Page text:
AKRAGAS (Italie) : On quest for 2500-year-old lost Greek theatre
Archaeologists to embark on quest for 2500-year-old lost Greek theatre
Italian archeologists are to embark on a quest for a long-lost, 2,500-year-old Greek theatre, nearly a century after the hunt cost a British adventurer his fortune and his sanity.
Alex Hardcastle and the ancient Greek Temple of Castor and Pollux in the Dioscuri Valley of the Temples, Sicily Photo: ALAMY
Alexander Hardcastle spent a decade searching for the fabled theatre, which is said to be buried beneath the remains of Akragas, a city established by Greek colonists six centuries before Christ on the southern coast of Sicily.
The World Heritage site is best known for the Valley of the Temples, a cluster of five Doric temples which draws tens of thousands of tourists each year.
Hardcastle, a former soldier who had served with the Royal Engineers in the Boer War, believed that remains of the stone-built theatre had survived, despite Akragas being shaken by earthquakes, sacked by the Carthaginians and plundered for its stone.
The Harrow-educated gentleman scholar, who was born in Belgravia, spent a fortune on the quest between 1920 and 1930, but lost all his money when his family's bank collapsed in the wake of the financial crash of 1929.
He died in poverty in a mental asylum in the town of Agrigento, which overlooks the ancient site, in 1933.
He had achieved a restoration of the city, partly rebuilding temples, uncovering perimeter walls and clearing ancient roads, but found no trace of the legendary theatre.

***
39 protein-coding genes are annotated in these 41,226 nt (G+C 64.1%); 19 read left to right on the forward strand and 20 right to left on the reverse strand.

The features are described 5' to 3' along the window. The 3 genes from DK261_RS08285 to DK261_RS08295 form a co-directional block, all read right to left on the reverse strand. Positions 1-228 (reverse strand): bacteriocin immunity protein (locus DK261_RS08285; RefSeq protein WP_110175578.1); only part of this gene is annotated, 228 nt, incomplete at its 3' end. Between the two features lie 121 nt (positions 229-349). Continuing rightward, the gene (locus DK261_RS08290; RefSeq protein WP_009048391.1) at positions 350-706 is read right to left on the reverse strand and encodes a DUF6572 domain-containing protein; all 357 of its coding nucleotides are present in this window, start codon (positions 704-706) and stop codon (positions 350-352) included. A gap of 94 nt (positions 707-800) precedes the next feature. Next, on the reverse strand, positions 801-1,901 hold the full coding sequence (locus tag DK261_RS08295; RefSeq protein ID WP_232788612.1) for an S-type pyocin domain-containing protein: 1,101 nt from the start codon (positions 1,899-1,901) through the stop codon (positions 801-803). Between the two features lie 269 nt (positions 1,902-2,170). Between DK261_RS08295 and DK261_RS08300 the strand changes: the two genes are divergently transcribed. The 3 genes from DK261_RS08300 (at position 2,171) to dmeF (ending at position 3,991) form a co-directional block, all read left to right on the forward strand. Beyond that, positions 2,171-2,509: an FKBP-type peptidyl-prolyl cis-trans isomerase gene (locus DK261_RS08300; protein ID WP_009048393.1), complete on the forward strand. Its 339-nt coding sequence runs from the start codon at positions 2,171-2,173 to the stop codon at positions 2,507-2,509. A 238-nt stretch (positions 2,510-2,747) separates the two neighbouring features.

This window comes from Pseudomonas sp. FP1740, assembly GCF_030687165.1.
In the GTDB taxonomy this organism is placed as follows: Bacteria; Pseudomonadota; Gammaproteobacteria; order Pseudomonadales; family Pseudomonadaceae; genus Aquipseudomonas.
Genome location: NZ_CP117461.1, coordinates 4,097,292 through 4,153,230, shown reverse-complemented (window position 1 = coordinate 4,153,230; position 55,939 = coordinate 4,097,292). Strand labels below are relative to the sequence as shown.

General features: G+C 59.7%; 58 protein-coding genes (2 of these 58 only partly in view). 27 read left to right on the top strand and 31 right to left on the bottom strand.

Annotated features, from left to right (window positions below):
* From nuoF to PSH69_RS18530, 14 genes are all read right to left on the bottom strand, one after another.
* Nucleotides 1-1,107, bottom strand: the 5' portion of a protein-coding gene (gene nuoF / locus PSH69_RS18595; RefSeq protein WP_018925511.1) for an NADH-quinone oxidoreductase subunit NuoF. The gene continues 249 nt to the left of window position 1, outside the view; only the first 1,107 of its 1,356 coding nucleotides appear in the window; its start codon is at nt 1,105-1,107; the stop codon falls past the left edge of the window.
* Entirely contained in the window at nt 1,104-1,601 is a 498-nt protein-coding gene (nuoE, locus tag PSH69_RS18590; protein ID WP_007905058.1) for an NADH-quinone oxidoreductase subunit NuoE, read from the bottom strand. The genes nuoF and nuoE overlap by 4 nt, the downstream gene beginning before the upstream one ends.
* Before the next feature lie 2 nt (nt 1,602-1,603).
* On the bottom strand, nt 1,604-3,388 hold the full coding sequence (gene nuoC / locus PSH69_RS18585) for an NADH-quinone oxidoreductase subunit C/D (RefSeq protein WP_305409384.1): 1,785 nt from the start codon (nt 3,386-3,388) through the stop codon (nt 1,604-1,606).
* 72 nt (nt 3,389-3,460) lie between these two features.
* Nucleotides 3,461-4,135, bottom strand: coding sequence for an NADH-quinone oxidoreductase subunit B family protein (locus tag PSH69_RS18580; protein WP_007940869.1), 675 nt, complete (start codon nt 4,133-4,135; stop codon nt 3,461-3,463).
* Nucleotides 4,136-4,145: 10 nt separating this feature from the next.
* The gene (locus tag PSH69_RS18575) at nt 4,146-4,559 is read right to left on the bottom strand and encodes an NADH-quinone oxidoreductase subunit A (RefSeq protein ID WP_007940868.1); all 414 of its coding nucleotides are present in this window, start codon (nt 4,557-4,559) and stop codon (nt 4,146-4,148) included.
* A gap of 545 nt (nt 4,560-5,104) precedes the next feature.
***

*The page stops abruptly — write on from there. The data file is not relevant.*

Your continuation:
Now a team of archaeologists is to resume the hunt, embarking in the next few months on a dig that will be funded by a two million euro grant from the European Union.
The team will be led by Giuseppe Castellana, 64, the director of the Valley of the Temples Archeological Park.
"We want to resume the research started by Alexander Hardcastle in the coming months. It will be a way of honouring his memory," Prof Castellana, who has been involved in more than 80 digs over the last 30 years, told La Stampa newspaper.
"The discovery would go down in history and it would also benefit the modern city of Agrigento, which needs to survive on archaeological tourism but hasn't managed to make the most of its enormous potential," he added.
Akragas was described by the ancient Greek poet Pindar as "the most beautiful city in the world inhabited by mortals" and scholars think it highly likely that it would have boasted a theatre.
The archaeologists also hope to unearth evidence of a hippodrome, a stadium for horse and chariot racing.
Excavations were carried out at the site in the 1970s and 1980s but archaeologists found no evidence of the theatre or hippodrome.